Over the last 6 weeks we have met many of our clients on our workshops which have covered the Deregulation Bill, Legionnaires’ Disease & the Immigration Act 2014 – we understand that training requires a regular commitment, however, the half-day sessions have been extremely well received. You will learn the most important information without having to spend much time searching for it. Whilst a lot of the change seems onerous, you will be better placed to identify and exploit opportunities, and avoid errors.
The Deregulation Bill was given Royal Assent on Friday 27th March 2015.This change in legislation has been expected for sometime now and working in a fast paced, competitive environment means that we do not have time to keep up with news and trends.
Here are some of the key points to be aware of:-
The Energy Performance Certificate (EPC)
An EPC should be provided to EVERY PROSPECTIVE TENANT at point of enquiry about a property as it is part of the decision making process. The EPC should NOT only be given once a tenancy has begun.
Tenancy Deposit Protection
Finally, after 21 months’ of waiting, the Superstrike case has been has been overturned. Landlords no longer have to worry about re-protecting a deposit when the end of the fixed term arrives and the tenancy becomes a Statutory Periodic Tenancy.
ALL deposits ever taken that are still being held must be protected within 90 days. Once this has been done, the deposit protection certificate and all prescribed information for tenants must be served on the tenant. If any deposit has not been protected or returned to the tenant a Section 21 Notice which is served will not be valid.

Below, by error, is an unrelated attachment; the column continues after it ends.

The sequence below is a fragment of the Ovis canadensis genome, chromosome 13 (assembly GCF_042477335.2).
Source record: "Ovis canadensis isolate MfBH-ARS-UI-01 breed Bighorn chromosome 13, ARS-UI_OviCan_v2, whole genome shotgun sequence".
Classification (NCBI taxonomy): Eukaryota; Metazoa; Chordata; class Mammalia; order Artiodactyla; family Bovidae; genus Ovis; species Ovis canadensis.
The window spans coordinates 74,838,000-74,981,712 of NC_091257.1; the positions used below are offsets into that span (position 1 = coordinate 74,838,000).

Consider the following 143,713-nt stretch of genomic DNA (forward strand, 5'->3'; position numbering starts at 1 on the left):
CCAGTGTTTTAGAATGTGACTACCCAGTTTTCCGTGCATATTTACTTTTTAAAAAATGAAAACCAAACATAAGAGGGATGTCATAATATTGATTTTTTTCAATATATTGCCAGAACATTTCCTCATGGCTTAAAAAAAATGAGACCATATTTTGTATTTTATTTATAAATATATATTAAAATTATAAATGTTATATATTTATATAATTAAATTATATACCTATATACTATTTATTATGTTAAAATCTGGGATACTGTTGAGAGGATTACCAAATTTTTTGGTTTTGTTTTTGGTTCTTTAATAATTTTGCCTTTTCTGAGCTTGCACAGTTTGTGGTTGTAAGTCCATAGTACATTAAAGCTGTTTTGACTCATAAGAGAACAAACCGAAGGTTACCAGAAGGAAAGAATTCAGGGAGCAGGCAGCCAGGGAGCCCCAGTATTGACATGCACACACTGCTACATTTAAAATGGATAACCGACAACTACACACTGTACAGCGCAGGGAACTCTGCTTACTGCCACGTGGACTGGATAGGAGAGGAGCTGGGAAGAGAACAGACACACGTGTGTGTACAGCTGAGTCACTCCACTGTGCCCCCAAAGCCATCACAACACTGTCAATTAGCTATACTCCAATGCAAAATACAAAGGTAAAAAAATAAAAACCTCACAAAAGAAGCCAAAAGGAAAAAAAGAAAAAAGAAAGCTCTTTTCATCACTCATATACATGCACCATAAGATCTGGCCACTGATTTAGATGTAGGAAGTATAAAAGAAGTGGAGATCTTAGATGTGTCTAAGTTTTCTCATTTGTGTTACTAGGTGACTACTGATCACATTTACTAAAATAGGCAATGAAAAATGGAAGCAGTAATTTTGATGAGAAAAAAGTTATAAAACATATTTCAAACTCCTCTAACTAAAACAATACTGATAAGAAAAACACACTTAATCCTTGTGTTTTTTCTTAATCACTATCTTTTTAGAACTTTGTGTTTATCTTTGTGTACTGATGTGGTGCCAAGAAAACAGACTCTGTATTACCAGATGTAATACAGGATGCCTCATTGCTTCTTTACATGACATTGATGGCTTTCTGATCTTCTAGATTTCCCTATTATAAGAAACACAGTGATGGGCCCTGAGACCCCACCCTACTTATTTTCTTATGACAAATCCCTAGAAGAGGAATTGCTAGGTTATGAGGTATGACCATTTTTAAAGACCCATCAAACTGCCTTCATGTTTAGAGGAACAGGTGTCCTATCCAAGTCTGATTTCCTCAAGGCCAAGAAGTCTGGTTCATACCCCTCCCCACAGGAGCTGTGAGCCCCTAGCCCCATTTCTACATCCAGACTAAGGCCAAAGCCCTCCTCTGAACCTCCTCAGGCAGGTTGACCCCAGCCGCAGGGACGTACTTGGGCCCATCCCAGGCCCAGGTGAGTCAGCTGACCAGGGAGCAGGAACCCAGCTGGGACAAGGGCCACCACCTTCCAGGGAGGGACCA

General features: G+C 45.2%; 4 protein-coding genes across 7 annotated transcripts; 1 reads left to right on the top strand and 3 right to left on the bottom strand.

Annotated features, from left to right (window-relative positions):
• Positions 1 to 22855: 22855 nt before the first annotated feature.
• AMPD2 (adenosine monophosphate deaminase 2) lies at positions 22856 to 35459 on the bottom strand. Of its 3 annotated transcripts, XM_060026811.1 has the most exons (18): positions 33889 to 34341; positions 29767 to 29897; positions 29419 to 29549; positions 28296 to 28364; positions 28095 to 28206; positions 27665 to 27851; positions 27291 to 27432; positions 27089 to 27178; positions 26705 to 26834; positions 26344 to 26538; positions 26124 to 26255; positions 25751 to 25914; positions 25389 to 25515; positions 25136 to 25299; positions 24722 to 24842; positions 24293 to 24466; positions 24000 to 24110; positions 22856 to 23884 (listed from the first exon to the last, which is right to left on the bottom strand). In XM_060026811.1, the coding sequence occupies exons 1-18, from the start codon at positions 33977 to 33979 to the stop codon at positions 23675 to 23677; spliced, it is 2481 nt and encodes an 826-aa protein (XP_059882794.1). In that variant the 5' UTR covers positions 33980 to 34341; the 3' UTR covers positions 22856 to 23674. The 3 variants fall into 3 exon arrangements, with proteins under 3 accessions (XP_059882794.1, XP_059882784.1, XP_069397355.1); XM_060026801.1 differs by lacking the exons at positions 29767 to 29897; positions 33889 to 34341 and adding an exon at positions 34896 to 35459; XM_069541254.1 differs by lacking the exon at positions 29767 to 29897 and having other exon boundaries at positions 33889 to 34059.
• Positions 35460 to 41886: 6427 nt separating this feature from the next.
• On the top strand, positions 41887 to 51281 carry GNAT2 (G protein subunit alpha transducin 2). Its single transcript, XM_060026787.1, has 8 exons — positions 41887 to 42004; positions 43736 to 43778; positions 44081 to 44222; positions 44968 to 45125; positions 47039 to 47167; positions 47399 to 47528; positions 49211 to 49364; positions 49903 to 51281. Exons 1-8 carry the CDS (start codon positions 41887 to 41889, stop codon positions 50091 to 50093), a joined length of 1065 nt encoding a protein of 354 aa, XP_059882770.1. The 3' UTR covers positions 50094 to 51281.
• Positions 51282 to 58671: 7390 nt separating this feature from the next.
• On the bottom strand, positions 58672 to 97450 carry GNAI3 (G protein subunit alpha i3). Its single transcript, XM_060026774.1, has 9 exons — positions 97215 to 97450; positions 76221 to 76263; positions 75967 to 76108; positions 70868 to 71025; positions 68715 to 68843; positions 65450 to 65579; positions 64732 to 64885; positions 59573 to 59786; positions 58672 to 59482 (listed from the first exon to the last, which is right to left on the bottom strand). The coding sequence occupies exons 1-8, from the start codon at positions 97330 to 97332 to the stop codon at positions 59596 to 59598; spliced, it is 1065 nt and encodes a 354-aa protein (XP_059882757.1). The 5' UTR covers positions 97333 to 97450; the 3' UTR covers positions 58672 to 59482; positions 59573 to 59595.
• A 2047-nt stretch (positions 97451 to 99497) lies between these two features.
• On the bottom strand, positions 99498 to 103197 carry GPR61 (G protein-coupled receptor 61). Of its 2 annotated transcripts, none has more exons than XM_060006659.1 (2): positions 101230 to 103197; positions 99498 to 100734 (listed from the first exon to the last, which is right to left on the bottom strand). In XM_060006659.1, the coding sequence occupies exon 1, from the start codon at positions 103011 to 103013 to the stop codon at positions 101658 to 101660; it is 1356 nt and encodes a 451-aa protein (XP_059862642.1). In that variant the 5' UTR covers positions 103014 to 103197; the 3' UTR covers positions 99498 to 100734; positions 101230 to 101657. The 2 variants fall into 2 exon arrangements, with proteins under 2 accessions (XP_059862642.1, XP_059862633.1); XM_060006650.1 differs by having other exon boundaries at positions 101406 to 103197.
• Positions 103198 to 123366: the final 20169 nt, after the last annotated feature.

Additional Information Relating to Prescribed Information
Where a letting agent has received a deposit on behalf of a landlord, the letting agent’s contact details can be given in the Prescribed Information instead of the landlord’s details.
The Section 21 Notice
A Section 21 Notice served in a period after the fixed term has ended (Periodic) will no longer be invalid if the date of possession does not end on a tenancy period. Section 35 of the Deregulation Act 2015 simply removes the requirement for a section 21(4) notice to end at the end of a period of the tenancy (England only).
The Act ensures that as long as a full 2 month’s notice via a Section 21 has been served to the tenant(s) then the Section 21 will be valid.
A key change to the service of a Section 21 Notice is that the notice can only be served AFTER the tenant has lived in the property for a minimum of 4 months. A new Section 21 Notice will be required every time a new fixed term is agreed. This should only be served AFTER the new contract has been signed. This measure is to stop the frequent practice of landlords and letting agents serving a Section 21 Notice at the sign up of a tenancy.
Following the serving of a Section 21 Notice, all rent that has been paid for any period where the tenant ceases to live in the property must be repaid to the tenant unless the tenant has continued to live in the property for more than one whole day of that period. This has implications where a tenant who has paid their rent decides to leave when they receive the Section 21 Notice. Regardless of being given 2 months’ notice by the landlord the landlord must refund the rent payment for any period where the tenant ceases to live in the property.
The new retaliatory eviction rules includes new rules around section 21 notices, some of which are effectively needed to make the retaliatory evictions provisions work.
To claim a retaliatory eviction the tenant must have notified the landlord and/or agent in writing regarding the repair in the property or any common parts they have a right to use.
Should a landlord FAIL to give an “adequate response” the tenant would have recourse to complain to the local authority who could then serve a notice on the landlord, setting out “a reasonable timescale” for works to be carried out. So no Section 21 Notice could be served within 6 months of the improvement notice being issued by a local authority.